First of all, we are going to see a pressure for continued exponential capabilities. The ability for us to pursue those with the same technologies that we have in the past is very, very suspect. They are limited. So as we are seeing, companies are spending more on electricity than they are on payroll as they run their data centers. Google and Yahoo! are examples of that. The ability for us to be able to continue to double the density of the chips is causing us problems in terms of electrical consumption. Consumption is going up three times for the doubling that we see in the density of chips. So there is going to be an end to that simply because the economics say we can’t continue to consume that many megawatts of electric power. So there are limitations.
The good news is that people are already saying there is an expectation for the doubling of capability, and because of that I’m going to then look at alternative ways. So we’re now starting to double the number of CPUs [central processing units] on a core, as opposed to the density on that particular core. That brings on whole new problems because that means that instead of having a faster, single processor for sequentially processing, we’re going to have slower but more parallel processing. One of the things that I do talk about is that if we’re going to continue with our exponential effort in terms of using technology, we’re going to use technology differently. We’re going to use more parallel processing than sequential processing. We’re going to consider how we store and we’re going to consider what we store to be significantly different.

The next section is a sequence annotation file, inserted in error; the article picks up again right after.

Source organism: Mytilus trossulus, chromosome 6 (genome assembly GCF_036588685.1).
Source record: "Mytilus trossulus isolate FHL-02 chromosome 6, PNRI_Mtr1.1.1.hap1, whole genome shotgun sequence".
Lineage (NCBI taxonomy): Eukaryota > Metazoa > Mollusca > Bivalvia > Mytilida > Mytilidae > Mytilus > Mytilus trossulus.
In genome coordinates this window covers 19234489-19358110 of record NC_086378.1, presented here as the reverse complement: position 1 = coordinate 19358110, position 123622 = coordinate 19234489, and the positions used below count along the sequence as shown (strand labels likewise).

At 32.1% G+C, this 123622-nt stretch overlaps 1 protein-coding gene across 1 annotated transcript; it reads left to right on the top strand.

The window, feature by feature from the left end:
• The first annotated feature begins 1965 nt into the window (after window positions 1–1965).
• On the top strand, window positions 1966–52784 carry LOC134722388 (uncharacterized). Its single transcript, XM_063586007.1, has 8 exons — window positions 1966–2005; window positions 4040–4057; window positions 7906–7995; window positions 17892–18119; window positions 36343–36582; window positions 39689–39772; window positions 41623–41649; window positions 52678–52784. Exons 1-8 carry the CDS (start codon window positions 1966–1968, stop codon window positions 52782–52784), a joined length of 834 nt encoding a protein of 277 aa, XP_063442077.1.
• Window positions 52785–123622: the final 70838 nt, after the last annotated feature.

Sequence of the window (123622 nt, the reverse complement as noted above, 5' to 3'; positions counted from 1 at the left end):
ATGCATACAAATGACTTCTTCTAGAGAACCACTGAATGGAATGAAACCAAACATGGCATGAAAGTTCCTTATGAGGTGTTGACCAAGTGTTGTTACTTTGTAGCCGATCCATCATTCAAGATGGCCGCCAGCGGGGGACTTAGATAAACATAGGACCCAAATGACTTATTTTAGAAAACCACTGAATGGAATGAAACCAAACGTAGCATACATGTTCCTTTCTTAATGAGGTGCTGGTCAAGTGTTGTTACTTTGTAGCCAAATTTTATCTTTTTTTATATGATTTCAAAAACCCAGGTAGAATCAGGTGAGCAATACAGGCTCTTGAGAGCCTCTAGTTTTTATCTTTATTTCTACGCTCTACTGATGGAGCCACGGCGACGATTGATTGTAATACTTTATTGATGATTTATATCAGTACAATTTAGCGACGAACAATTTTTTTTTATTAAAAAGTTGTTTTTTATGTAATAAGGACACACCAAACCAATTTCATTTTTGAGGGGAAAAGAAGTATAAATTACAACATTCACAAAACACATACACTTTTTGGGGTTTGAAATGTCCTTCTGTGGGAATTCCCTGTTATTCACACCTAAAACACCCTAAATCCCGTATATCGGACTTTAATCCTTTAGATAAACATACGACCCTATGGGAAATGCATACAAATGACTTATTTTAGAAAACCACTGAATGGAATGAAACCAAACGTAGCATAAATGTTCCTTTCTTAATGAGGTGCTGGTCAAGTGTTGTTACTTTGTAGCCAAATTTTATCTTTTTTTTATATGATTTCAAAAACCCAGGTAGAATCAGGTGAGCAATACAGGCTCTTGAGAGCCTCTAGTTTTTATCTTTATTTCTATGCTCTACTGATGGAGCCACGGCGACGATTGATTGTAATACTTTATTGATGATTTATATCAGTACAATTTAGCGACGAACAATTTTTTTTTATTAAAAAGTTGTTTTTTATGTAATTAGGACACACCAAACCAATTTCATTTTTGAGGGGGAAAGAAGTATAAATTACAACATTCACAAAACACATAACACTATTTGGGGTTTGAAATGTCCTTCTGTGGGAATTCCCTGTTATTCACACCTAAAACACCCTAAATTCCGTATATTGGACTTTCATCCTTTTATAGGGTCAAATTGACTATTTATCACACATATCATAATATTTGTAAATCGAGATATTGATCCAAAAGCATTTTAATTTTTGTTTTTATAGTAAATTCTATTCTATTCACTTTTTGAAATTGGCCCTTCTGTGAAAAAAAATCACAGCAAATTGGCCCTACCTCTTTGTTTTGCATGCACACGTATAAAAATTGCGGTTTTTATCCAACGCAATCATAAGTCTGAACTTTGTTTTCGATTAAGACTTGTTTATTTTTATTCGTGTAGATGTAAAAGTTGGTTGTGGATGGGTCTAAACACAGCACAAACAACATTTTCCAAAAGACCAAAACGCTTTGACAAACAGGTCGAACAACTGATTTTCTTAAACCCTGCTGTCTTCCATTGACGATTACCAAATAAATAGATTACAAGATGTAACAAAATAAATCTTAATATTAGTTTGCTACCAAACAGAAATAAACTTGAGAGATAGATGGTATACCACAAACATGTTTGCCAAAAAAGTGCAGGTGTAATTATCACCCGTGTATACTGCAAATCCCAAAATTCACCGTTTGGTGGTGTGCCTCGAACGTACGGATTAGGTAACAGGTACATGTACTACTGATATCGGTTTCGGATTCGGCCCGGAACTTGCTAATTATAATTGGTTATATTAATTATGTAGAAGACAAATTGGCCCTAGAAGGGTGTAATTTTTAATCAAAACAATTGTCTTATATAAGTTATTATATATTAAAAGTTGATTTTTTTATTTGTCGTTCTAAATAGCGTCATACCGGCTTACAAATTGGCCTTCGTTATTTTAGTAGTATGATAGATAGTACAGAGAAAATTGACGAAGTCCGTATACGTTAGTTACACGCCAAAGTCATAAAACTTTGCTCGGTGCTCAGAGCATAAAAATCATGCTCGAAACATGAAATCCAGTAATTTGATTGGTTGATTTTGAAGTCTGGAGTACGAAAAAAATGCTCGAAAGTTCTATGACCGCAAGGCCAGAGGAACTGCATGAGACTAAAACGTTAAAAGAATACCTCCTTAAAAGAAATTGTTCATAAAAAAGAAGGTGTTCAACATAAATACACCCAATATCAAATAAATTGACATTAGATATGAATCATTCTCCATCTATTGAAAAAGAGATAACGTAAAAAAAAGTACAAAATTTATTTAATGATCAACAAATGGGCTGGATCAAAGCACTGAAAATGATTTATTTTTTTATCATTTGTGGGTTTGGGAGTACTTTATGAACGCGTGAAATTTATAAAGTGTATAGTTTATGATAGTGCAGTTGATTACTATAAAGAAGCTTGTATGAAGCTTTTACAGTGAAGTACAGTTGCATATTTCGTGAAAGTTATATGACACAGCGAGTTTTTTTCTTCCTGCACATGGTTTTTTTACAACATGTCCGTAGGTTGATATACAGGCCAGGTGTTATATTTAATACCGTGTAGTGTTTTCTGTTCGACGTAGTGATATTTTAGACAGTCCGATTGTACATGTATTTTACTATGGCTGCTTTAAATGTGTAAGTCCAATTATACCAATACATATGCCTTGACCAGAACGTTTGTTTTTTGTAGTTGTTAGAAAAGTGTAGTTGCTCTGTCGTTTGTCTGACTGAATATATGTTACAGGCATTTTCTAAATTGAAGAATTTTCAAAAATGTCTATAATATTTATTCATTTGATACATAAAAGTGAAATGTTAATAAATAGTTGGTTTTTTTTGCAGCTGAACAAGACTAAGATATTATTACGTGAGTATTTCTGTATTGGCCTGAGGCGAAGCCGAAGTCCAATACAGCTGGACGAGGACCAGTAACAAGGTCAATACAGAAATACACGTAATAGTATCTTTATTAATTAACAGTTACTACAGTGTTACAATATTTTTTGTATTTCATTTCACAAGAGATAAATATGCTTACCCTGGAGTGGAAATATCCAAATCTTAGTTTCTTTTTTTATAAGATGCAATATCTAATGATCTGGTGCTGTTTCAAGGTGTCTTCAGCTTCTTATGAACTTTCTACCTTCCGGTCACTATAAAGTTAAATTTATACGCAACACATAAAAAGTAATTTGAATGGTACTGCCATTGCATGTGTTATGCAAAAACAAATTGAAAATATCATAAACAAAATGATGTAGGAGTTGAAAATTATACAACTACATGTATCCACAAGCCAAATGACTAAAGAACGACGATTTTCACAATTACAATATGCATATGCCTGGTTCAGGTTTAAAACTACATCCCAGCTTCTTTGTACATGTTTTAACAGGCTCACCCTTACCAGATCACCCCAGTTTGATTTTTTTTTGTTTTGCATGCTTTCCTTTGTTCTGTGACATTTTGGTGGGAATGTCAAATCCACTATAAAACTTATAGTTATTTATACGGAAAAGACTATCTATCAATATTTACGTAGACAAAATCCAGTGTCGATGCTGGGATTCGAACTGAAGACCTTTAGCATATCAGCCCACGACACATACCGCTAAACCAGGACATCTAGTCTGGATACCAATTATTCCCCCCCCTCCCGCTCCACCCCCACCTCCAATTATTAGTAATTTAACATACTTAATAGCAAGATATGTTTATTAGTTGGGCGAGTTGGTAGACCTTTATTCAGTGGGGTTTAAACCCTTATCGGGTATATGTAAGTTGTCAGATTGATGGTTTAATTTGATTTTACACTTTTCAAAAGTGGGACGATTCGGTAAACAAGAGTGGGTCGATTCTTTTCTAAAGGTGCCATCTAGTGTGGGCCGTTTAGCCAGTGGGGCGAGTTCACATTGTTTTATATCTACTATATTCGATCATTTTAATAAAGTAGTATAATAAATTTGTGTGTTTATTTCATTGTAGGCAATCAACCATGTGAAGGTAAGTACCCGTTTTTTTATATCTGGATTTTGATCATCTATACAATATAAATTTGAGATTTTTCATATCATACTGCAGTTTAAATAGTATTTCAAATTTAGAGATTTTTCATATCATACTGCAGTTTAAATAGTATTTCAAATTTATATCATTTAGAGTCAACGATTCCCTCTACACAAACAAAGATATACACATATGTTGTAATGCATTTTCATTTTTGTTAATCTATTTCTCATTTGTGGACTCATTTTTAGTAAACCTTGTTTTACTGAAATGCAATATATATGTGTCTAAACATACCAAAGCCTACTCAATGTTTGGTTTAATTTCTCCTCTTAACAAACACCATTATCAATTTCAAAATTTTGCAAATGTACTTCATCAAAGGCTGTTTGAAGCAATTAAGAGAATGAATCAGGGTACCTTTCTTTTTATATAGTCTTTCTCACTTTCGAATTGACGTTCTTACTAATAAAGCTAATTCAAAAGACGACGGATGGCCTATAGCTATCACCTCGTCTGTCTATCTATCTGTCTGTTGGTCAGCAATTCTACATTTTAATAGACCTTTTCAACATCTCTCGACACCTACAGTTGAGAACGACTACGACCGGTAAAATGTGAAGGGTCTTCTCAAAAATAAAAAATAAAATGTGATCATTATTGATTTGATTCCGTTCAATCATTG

One of the biggest explosions – it’s exponential in a much shorter duration – is the amount of information that is being gathered and digitally recorded. Right now, there’s a United Nations study that believes that we, in the world, will in 2007 digitize about 186 exabytes of data. One billion gigabytes is an exabyte. By 2020, that will be almost a zettabyte – 988 exabtyes of information. Now, going from 180 to 980 – that’s in three years – is a tremendous amount of additional knowledge information and content that companies and society has to absorb.
Now, some of it is the YouTube variety, and you don’t have to absorb that, but a lot of it is also business context that companies are starting to utilize as they move from being a reactive organization to a proactive organization. From waiting for Joe to come on board to ask for something rather than understanding that Joe is unlikely to come on board, so let’s provide him with something proactively, and of course everything that happens also has its down sides. So as I personalize, I have privacy issues, etcetera, etcetera, and etcetera. The exponential that you’re talking about is going to continue, but in different directions.